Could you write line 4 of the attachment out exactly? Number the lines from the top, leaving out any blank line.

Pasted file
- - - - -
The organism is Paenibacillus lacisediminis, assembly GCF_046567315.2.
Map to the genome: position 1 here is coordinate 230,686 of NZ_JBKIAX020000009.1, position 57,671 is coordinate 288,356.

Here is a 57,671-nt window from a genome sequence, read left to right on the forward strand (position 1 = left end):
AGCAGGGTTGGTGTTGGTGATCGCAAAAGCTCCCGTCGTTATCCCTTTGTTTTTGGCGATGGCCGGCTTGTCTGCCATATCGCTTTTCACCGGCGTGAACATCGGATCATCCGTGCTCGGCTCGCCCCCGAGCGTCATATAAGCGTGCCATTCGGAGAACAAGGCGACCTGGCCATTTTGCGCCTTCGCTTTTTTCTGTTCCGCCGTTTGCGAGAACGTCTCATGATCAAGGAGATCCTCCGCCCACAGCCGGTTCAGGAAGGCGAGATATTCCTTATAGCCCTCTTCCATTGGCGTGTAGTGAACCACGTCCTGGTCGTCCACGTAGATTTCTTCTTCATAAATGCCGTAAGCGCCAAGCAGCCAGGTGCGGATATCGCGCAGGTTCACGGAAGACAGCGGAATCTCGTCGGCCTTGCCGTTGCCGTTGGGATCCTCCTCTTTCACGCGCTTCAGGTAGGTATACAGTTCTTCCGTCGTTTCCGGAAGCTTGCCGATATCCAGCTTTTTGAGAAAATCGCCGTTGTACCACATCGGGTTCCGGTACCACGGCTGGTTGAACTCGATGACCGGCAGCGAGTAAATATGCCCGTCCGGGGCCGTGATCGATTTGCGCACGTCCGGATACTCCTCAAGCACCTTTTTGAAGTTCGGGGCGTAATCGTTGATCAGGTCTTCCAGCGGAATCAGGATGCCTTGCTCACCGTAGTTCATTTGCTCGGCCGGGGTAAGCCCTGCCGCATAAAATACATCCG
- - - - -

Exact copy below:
AGCAGGGTTGGTGTTGGTGATCGCAAAAGCTCCCGTCGTTATCCCTTTGTTTTTGGCGATGGCCGGCTTGTCTGCCATATCGCTTTTCACCGGCGTGAACATCGGATCATCCGTGCTCGGCTCGCCCCCGAGCGTCATATAAGCGTGCCATTCGGAGAACAAGGCGACCTGGCCATTTTGCGCCTTCGCTTTTTTCTGTTCCGCCGTTTGCGAGAACGTCTCATGATCAAGGAGATCCTCCGCCCACAGCCGGTTCAGGAAGGCGAGATATTCCTTATAGCCCTCTTCCATTGGCGTGTAGTGAACCACGTCCTGGTCGTCCACGTAGATTTCTTCTTCATAAATGCCGTAAGCGCCAAGCAGCCAGGTGCGGATATCGCGCAGGTTCACGGAAGACAGCGGAATCTCGTCGGCCTTGCCGTTGCCGTTGGGATCCTCCTCTTTCACGCGCTTCAGGTAGGTATACAGTTCTTCCGTCGTTTCCGGAAGCTTGCCGATATCCAGCTTTTTGAGAAAATCGCCGTTGTACCACATCGGGTTCCGGTACCACGGCTGGTTGAACTCGATGACCGGCAGCGAGTAAATATGCCCGTCCGGGGCCGTGATCGATTTGCGCACGTCCGGATACTCCTCAAGCACCTTTTTGAAGTTCGGGGCGTAATCGTTGATCAGGTCTTCCAGCGGAATCAGGATGCCTTGCTCACCGTAGTTCATTTGCTCGGCCGGGGTAAGCCCTGCCGCATAAAATACATCCG